Tag Archives: pravda

Why dodge the Russian draft?

After yesterday’s post on police checking ID to find draft-dodgers, I want to add a bit of context as to why young men try so hard to stay out of the Russian military.

In a word, it comes down to hazing. I’m no expert on hazing in the Russian armed forces, but here is what I do know:

  • In 2004, at least 44 (Government figure), and as many as 3,000 (human rights group estimate) Russian draftees were killed in hazing incidents or commited suicide as a result of hazing. (Source: Pravda)
  • In the same year, Human Rights Watch released a report on hazing in the Russian military, and called on the government to do more to stop it. HRW estimated that hazing caused the “deaths of dozens of conscripts every year, and serious—and often permanent—damage to the physical and mental health of thousands others. Hundreds of conscripts commit or attempt suicide each year, and thousands run away from their units.”
  • In 2006, Private Andrei Sychyov was beaten so badly that his legs and genitals had to be amputated. His case was one of the few to be publicly discussed in Russia, because the doctors treating him leaked information to the media. (Sources: Radio Free Europe, NPR)
  • After Sychyov’s case became public, news outlets discovered another case at least as disturbing.
  • The St. Petersburg Times reported on the humiliation, beating, extortion and other trials Russian conscripts face following the Sychyov case. Despite the testimony of a hazed soldier, Russia’s Defense Minister dismissed continuing concerns about hazing.

Russia tries to control interpretations of its past

For the Soviet Union, history was always a touchy subject. The state derived its legitimacy, at least in part, from a historical narrative that portrayed the Bolshevik revolutionaries as embodying the aspirations of the vast majority of Russians—not as a minority imposing their will through violence.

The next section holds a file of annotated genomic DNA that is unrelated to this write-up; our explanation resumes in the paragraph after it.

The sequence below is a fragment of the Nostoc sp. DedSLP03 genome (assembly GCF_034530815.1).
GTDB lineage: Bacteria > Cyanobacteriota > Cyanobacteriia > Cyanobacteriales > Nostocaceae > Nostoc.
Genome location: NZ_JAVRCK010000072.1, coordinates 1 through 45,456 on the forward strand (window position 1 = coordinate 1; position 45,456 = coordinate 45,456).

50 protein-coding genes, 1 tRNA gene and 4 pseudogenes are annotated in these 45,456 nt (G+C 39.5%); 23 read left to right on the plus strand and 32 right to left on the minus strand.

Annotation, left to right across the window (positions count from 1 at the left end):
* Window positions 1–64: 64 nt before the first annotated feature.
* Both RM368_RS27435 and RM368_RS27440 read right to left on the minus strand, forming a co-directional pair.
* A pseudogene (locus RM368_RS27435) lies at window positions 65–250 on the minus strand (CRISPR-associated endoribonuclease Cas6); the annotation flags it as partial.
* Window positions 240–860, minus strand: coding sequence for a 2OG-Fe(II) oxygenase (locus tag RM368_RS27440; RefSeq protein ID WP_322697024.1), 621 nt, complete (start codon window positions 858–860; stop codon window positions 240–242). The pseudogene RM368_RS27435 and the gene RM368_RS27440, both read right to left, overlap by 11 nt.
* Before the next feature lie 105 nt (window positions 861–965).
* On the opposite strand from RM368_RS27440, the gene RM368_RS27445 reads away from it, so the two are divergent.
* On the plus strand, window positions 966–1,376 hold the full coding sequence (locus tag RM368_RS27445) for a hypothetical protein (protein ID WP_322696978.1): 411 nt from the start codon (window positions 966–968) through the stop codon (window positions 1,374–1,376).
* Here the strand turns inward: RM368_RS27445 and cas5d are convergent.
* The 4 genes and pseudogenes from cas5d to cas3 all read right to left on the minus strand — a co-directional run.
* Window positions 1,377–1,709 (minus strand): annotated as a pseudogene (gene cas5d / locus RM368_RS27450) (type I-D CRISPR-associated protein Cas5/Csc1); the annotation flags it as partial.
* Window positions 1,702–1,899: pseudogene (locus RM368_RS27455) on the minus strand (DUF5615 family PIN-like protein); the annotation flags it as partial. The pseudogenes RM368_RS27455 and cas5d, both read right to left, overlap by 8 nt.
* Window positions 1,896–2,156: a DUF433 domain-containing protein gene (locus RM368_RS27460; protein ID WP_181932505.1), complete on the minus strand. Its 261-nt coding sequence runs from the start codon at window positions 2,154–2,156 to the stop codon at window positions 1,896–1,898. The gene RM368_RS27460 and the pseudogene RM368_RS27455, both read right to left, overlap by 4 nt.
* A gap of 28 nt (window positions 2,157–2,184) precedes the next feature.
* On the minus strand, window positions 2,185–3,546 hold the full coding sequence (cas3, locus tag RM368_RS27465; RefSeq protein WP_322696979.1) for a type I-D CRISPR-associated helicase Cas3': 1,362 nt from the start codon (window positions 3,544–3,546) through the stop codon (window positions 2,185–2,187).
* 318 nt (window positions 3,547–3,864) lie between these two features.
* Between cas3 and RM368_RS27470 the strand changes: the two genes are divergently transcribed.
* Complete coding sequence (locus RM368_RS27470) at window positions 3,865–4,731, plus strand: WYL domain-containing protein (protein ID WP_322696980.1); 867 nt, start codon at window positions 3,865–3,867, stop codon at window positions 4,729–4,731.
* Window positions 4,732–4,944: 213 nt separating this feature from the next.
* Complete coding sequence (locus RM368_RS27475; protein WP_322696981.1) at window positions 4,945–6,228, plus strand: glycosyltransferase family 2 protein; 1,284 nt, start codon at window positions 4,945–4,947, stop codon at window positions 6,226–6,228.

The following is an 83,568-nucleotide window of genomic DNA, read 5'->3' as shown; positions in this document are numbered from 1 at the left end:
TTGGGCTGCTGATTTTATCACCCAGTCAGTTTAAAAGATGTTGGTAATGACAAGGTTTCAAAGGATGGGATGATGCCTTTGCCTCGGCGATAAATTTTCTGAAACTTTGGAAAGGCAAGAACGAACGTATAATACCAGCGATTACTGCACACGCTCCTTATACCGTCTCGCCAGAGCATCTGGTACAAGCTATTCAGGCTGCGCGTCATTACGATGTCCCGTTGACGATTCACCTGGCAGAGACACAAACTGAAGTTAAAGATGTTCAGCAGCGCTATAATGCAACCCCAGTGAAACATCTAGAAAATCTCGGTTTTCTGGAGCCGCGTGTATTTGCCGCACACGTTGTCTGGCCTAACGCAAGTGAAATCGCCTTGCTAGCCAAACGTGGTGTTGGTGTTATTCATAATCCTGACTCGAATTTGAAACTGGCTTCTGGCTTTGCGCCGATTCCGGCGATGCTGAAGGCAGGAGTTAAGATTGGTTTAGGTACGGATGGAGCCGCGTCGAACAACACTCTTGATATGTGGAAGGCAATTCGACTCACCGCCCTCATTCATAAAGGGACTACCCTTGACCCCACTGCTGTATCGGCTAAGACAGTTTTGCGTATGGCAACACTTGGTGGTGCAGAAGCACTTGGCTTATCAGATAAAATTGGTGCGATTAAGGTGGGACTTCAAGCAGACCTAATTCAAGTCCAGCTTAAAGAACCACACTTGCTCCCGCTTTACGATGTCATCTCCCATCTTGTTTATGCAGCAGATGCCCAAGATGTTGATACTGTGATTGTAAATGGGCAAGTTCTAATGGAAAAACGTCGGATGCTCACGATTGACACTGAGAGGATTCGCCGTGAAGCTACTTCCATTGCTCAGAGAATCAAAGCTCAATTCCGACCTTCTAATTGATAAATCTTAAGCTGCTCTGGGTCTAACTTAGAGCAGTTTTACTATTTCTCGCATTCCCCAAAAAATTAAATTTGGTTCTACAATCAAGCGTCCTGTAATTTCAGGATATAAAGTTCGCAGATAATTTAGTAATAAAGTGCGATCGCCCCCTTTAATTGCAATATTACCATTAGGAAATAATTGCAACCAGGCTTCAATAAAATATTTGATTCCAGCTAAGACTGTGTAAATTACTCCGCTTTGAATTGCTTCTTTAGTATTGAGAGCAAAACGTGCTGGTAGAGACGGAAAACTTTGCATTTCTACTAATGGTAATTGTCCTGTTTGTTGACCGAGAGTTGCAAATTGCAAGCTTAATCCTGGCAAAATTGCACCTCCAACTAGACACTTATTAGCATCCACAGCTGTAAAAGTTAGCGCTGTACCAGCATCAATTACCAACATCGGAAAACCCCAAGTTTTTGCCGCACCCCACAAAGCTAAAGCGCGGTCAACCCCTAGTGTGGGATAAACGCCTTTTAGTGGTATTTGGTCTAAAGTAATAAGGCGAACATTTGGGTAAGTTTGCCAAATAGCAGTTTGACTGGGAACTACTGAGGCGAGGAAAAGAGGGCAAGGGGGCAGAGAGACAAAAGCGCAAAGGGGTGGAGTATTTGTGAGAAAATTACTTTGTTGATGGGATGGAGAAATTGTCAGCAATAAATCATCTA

The Soviet Union couldn’t even stomach criticism that avoided the state’s founding myths. Soviet historian Roy Medvedev was harassed and expelled from the Communist party in the late 1960’s for writing a book critical of Stalin, for instance. There was one acceptable version of history—the one that suited the interests of the state.

And now, it seems the Russian government is working to shape the past once again. The St. Petersburg Times reports Russian President Dmitri Medvedev is creating a committee charged with “collecting and analyzing information about attempts to diminish Russia’s prestige by falsifying history.”

The initiative may simply be a piece in formulating a broader, more coherent national approach to Soviet-era history, particularly the Stalin era (sort of a curriculum standardization). Or it may be a political move, with little real effect. Of course, it could also have real consequences for the study of history in Russia.

Analysts quoted by the St. Petersburg Times seemed to have differing opinions. One believes that the committee may open more archives to researchers, making it beneficial in the long run. Another analyst, however, said the committee might lead to, “defense of the historical myth about Russia in the interests of the country’s rulers.”

Among Russians, memories of the Communist era are mixed.

While the horror of Stalin’s reign is acknowledged, there are still mixed feelings towards him here. Stalin embarked on massive purges and collectivized agriculture, killing millions, but also pursued large-scale industrialization and defeated the Nazis.

The text at the Museum of the Political History of Russia in St. Petersburg—a glimpse into how the state wishes to present its past—is quite critical of Stalin and his purges. But it does not mention some of the most undeniably evil portions of his reign. The Holodomor famine that occurred in the early 1930s in Ukraine, killing millions, is absent. Stalin’s aggressive collectivization of agriculture led to the famine, and Ukrainians consider the famine to be a genocide committed against their people. Russia rejects this claim.